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This wonderfully illustrated lithograph is from Alphonse Mucha’s Le Pater. The work was published in Paris by Champenois et Piazza et Cie in 1899. The work was limited in publication to 510 copies. Mucha felt that this work was his finest achievement as an illustrator and it was first religious illustrations.
It was said of this work: At this auspicious time, the turn of a century, Mucha wanted to deliver to future generations his reflections upon human life and mans place in the universe. He wished to present the way that leads man to a gradual ascent to the divine ideal. He determined to fulfill these goals in his own version of the Lords Prayer. (Mucha/Art Nouveau, p. 233)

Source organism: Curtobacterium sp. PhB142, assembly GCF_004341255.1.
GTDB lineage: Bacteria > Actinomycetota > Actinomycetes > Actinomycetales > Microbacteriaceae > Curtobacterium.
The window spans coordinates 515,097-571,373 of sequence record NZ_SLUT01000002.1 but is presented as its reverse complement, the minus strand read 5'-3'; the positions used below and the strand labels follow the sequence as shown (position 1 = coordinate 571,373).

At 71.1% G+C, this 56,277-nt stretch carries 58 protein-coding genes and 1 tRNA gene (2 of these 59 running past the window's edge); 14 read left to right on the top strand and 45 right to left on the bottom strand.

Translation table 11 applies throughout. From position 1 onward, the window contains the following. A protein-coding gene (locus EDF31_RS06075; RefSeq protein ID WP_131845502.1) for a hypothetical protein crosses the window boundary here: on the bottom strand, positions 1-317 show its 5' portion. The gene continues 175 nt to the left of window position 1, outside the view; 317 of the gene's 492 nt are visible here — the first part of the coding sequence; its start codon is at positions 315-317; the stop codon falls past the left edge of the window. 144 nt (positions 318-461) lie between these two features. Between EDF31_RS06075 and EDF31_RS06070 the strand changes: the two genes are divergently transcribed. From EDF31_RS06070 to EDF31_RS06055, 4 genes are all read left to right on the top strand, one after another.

The work contained a page that stated the Lord’s prayer, a page of Mucha’s interpretation of the verses, and his own philosphical response. Mucha illustrated each line of the Lord’s prayer using his designs (moon, eight pointed stars) and inspirations from Kabbalah and Masonic philosophy. Mucha represented God as a mysterious shadow representing him as everywhere but invisible. The illustration of the Woman is to represent love, which descends from Heaven.
Alphonse (Alfons) Maria Mucha (1860-1939) was a Bohemian and Czech artist. He produced most of his early work in Paris and truly broke through around 1895. He moved back to Prague in 1910. Mucha was one of the most influential artists to the art nouveau movement.